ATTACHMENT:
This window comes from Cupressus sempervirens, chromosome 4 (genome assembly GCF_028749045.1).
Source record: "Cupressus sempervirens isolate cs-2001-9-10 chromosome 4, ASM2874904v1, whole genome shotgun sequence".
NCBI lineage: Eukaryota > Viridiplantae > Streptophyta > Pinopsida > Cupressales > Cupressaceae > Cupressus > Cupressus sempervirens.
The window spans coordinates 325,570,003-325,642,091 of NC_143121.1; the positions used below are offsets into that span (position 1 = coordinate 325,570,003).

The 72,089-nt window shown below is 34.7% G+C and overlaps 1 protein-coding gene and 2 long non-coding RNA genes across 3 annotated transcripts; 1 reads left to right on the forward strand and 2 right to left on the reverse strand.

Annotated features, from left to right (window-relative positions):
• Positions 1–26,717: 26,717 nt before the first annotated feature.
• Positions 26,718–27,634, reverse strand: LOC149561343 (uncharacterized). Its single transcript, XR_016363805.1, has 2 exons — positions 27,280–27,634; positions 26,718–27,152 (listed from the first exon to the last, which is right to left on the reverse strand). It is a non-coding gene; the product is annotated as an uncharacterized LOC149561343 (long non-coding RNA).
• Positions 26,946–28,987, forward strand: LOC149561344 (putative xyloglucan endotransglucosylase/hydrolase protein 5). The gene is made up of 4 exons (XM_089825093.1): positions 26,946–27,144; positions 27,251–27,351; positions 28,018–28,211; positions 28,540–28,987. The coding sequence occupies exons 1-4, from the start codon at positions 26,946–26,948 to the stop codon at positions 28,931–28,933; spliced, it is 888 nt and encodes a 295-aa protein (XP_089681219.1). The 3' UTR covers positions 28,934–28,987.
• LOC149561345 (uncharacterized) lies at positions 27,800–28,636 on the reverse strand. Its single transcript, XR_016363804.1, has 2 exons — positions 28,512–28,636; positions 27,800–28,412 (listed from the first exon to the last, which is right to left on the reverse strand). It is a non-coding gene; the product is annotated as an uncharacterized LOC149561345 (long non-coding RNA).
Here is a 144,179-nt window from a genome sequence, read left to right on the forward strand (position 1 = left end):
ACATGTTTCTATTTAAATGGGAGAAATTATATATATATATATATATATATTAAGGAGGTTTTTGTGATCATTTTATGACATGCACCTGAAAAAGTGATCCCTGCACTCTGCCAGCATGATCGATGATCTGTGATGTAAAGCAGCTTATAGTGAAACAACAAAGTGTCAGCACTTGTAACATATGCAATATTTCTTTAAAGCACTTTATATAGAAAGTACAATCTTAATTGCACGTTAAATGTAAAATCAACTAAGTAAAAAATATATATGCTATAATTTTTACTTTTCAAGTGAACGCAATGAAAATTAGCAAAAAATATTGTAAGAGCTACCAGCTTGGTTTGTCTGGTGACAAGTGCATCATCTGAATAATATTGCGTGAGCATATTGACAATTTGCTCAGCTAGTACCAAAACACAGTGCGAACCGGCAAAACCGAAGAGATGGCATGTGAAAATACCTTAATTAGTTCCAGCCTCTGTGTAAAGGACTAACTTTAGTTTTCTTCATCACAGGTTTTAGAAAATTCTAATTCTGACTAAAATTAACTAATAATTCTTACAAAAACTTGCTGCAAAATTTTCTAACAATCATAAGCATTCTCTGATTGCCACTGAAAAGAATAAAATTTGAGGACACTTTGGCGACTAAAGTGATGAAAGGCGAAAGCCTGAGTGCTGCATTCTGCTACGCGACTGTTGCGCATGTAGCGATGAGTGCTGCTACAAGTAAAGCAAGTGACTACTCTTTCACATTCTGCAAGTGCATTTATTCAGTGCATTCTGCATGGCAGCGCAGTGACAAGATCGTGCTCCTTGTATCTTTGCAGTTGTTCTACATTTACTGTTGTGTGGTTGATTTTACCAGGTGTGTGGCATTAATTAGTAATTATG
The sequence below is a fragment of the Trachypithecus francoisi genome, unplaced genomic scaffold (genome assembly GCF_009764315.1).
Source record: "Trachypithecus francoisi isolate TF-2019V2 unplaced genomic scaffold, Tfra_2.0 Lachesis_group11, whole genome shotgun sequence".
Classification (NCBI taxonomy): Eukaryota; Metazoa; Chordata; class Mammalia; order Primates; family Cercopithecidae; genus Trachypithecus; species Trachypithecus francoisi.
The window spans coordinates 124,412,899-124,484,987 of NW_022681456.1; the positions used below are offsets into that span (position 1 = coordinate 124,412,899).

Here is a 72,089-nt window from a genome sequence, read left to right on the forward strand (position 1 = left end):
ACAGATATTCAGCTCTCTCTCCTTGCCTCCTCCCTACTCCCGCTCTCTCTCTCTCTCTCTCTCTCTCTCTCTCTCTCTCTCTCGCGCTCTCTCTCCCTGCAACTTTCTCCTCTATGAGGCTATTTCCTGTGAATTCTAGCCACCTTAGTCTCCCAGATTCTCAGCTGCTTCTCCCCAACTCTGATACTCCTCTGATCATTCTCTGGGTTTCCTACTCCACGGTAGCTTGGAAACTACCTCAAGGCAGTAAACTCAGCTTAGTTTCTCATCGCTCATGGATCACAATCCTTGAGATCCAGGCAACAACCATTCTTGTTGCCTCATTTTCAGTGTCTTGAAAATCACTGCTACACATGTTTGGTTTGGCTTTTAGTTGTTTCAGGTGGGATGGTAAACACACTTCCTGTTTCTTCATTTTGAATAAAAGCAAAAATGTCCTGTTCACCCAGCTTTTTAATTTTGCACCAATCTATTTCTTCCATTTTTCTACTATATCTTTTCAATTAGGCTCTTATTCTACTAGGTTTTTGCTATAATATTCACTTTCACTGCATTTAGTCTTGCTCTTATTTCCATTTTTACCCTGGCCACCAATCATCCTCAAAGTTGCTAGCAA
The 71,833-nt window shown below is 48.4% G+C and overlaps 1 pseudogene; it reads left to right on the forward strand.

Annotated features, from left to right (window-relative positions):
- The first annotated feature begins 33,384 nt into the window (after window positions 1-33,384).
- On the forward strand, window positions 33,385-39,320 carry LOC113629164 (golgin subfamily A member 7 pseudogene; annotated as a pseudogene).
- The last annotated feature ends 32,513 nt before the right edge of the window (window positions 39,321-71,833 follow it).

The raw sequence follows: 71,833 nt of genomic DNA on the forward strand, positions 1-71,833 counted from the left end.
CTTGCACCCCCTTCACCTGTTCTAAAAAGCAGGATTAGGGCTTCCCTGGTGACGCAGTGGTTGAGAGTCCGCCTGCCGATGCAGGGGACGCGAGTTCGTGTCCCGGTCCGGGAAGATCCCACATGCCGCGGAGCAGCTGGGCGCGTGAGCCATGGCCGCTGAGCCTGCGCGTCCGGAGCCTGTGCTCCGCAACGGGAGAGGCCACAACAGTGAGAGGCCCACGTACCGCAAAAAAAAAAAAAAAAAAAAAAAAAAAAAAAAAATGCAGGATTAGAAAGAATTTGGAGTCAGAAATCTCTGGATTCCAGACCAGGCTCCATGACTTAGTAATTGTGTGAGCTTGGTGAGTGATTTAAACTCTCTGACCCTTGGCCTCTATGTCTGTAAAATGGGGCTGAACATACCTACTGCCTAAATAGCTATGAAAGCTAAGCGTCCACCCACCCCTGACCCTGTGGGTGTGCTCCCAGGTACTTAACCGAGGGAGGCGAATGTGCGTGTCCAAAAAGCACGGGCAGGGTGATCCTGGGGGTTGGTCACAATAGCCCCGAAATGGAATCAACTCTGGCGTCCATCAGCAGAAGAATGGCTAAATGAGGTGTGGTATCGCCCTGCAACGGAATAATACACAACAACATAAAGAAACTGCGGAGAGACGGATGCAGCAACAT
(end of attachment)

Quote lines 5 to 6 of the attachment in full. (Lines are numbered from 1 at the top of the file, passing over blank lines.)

The 72,089-nt window shown below is 34.7% G+C and overlaps 1 protein-coding gene and 2 long non-coding RNA genes across 3 annotated transcripts; 1 reads left to right on the forward strand and 2 right to left on the reverse strand.

Annotated features, from left to right (window-relative positions):